Copyright 2001 Reed Business Information, Inc. --This text refers to an out of print or unavailable edition of this title.

From Booklist

This fictional account of the life of Halide Edib is an initiation into nineteenth-century Turkey under Sultan Abdul Hamid--a world where women are uneducated, confined to harems, and required to accept polygamy. When her mother dies, little Halide is cared for by a devoted Muslim grandmother, who nurtures the child's gift of hearing and seeing the dead, an endowment that has passed to every woman in her mother's line of descent. Despite his position as first secretary to the sultan, Halide's father rejects social conformity and frees his daughter from the bondage of illiteracy by defying the edicts of the sultan and sending her to the American school for girls, where she becomes one of the first formally educated Turkish women in history. Kazan has written a politically intriguing and uniquely stylized novel with a subject matter that is refreshingly untrodden. A master of Turkish studies, she conveys this story with the mystique of billowing incense. Elsa Gaztambide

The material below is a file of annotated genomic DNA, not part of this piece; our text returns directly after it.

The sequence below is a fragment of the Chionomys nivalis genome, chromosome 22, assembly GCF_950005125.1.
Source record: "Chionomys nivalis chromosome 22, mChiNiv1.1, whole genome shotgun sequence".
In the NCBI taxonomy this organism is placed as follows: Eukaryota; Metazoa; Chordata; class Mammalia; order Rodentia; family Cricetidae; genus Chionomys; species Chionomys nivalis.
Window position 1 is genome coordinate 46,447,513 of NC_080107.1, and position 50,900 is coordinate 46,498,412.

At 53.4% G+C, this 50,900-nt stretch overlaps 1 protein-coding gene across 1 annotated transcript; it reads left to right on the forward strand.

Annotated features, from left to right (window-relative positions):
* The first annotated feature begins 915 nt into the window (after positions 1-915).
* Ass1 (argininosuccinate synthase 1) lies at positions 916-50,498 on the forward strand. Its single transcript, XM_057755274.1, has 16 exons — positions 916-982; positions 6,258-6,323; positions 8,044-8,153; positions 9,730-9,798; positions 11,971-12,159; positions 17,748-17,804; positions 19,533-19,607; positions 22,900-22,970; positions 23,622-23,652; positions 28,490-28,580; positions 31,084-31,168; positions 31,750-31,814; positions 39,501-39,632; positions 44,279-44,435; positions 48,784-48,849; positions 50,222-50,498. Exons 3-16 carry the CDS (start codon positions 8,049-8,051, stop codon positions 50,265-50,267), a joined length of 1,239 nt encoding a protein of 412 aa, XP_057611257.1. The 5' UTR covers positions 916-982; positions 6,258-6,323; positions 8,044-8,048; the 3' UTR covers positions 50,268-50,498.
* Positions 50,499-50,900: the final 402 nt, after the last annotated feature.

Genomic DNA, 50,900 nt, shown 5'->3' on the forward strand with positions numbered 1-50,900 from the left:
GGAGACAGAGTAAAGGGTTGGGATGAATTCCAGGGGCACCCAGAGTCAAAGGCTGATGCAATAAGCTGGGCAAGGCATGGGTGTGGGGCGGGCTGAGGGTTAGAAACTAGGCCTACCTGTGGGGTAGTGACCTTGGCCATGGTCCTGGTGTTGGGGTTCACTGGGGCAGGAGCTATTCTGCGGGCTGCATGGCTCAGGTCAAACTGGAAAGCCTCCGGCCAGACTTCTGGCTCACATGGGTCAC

Copyright © American Library Association. All rights reserved --This text refers to an out of print or unavailable edition of this title.

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Customer Reviews

Top Customer Reviews

Format: Paperback
This is only a brief note for now, because I am so excited about "Frances'Gift To Me" that I just can not wait until I have to a bit more time to write an in-depth review of her work.

So, two days later, here I am, back with more.
Firstly, unlike another reviewer who faulted Ms. Kazan's writing style, I found her style pleasant and fluent. Second, her knowledge about Turkey is more than sufficient, but open-minded as well.
My only gripe is that this book is too short! Or perhaps she has Part II, The Sequel, in the pipeline?